On November 3, 2016, the New York State Bar Association’s Sections, Food, Drug and Cosmetic Law and Antitrust Law, held a program in New York City: “REMS and Other Drug Distribution Restrictions: When Does a Brand Company Have a Duty to Deal with its Generic Rivals?” The program featured both federal and state antitrust lead attorneys working on these issues, as well as counsel for both reference and generic applicants, including:
Elinor R. Hoffmann, Office of the New York State Attorney General
Peter Safir, Covington & Burling LLP
Daniel W. Butrymowicz, Federal Trade Commission
Seth Silber, Wilson Sonsini Goodrich & Rosati
William Reiss, Robins Kaplan LLP
Janet B. Linn, Bleakley Platt & Schmidt, LLP
The program began with Safir providing an overview of what Risk Evaluation and Mitigation Strategeis (REMS) are meant to do in terms of benefit-risk for FDA-approved products. In his view, when a product has a REMS, particularly one with Elements to Assure Safe Use (ETASU), e.g., specialized training for prescribing doctors or restricted distribution often with patient testing prior to use, it would be “misbranding” for an innovator company to provide its product via wholesalers like other prescription drugs. So from an innovator’s prospective, he explained, an innovator company must wait for FDA to provide them with a letter to indicate that a generic or 505(b)(2) new drug application (NDA) applicant can obtain the product when adequate safeguards are in place (as determined by FDA) before making the product available to that applicant. And even then, he added, it may not be enough assurance from a liability perspective for the innovator to provide the product.
Hoffmann and Butrymowicz said that they view REMS and restricted distribution from a broader set of interactions between innovator and generic drug companies. Some of the interactions that concern them from an antitrust lens are pay-for-delay settlements, product-hopping plans to move patients from initial products that have generic competition to new products with no generic competition, as well as REMS and other closed distribution systems that prevent generic drug and 505(b)(2) applicants from obtaining reference drug products for necessary bioequivalence studies and reserve samples.
Butrymowicz noted that unlike most other countries that have some input on innovator and generic drug prices, the U.S. relies on generic drug competition to bring drug prices down. He said that REMs and closed distribution systems particularly concern him and the FTC, because until generic drug companies and 505(b)(2) NDA applicants can obtain reference samples, there can be no end to prevent generic drug competition.
Silber agreed that REMS and closed distribution systems are “more pernicious” than the other anticompetitive activities mentioned by Hoffmann and Butrymowicz, because they can prevent abbreviated new drug applications (ANDAs) from being filed. Silber explained that there are about 70 active REMs and about 40% of all FDA-approved drugs are tied to a REMS. Silber said that most of the REMS antitrust cases started with Lannett’s antitrust case against Celgene, which have generally survived motions to dismiss. However, he noted, most of these cases settle after they are not dismissed, unlike the case he is currently on, Mylan v. Celgene, which is scheduled to go to trial in 2017. While Silber could not comment on the pending issues for trial, he thought that while “blunt” and “expensive”, cases such as these have provided the proper venue for highlighting the overall problem of REMs and restricted distribution systems blocking access to wholesale samples for bioequivalence testing. Silber speculated that in the end the problem will most likely to be cured by legislative rather than a litigation fix.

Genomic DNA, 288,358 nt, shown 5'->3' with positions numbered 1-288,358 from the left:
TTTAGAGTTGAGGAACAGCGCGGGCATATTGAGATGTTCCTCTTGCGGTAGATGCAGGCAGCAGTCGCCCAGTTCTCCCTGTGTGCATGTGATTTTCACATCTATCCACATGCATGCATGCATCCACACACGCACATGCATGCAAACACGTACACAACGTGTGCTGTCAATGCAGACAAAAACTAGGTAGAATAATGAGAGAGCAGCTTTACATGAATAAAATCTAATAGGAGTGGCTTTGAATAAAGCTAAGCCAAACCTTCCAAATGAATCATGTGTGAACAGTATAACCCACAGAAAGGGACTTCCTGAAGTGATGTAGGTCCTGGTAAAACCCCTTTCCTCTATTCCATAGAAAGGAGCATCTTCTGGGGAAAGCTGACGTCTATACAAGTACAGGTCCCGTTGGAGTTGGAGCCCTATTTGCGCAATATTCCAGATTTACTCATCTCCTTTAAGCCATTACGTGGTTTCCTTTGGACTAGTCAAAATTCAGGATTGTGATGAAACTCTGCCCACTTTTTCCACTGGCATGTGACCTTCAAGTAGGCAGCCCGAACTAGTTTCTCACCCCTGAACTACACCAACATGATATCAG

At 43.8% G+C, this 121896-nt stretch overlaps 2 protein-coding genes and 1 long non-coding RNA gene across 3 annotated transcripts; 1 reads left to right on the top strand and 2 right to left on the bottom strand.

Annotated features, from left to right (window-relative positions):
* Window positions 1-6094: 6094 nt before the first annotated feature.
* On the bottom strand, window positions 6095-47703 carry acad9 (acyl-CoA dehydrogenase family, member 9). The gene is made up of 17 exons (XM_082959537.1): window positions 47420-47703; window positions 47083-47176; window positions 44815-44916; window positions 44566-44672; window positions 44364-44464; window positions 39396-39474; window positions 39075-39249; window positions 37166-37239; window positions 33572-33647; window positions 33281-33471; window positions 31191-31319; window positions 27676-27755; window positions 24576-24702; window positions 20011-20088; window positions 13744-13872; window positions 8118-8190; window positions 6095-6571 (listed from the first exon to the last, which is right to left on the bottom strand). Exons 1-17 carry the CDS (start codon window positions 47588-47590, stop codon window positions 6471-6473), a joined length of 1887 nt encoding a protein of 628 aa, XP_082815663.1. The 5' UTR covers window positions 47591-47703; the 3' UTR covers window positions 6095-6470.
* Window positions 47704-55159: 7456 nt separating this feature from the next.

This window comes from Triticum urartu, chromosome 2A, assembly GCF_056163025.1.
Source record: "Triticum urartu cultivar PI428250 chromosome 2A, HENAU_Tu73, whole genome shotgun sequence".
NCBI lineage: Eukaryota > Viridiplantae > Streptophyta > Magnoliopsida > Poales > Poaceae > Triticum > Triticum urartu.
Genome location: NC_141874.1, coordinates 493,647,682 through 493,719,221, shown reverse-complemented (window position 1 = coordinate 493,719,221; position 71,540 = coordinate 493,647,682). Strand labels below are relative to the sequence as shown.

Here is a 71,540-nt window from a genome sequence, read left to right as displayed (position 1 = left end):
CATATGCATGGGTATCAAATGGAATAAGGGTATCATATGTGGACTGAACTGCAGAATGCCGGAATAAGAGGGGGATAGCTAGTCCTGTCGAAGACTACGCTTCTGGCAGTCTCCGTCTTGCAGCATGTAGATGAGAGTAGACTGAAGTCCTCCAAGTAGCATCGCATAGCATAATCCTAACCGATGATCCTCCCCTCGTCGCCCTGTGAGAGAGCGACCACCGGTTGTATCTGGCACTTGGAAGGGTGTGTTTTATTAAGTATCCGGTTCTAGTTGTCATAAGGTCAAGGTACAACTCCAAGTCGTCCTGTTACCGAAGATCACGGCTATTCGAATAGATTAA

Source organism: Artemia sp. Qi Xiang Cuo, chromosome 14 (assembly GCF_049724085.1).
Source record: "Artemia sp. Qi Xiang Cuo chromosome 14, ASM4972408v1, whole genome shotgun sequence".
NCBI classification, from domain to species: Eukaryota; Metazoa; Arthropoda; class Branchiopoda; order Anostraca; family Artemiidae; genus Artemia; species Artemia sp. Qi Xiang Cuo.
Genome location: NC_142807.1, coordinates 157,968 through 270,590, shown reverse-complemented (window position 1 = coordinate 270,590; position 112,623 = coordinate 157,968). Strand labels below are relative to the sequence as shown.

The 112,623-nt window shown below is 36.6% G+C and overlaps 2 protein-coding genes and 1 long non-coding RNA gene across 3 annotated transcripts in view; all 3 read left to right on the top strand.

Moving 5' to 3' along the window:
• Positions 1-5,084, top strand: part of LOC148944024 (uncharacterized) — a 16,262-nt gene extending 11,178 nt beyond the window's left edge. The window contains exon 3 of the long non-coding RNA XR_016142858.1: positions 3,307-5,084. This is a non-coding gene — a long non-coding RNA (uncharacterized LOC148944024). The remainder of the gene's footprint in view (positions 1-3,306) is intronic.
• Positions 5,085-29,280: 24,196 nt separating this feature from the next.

Regarding the question whether innovator companies have a duty to help their potential competitors by making reference product samples available through traditional wholesale distributors, Hoffmann said that in her opinion that is not really the question to ask, at least from a competition standpoint. Instead, the question should be: “Is there monopoly power and is there exclusionary conduct with no legitimate business purpose other than to exclude competition?”
For the controversies raised in REMs-related antitrust cases, Silber explained that innovator companies question in the “but for” antitrust world whether the would-be applicants could overcome the listed Orange Book patents (patents listed by the innovator in a book maintained by FDA called the Orange Book), obtain FDA approval, and participate in a shared REMS or develop a comparable REMs program. Butrymowicz agreed that innovator companies often make the issue out to be related to patient safety, citing to concern about product liability being attributed to the innovator in all cases, even when the adverse event or harm followed use of a generic drug product. He ascribed this concern to result as a need for generic drug companies to copy the innovator’s labeling, which is why ultimately liability for failure to warn or inadequate labeling traces back to the innovator rather than the specific generic drug product taken.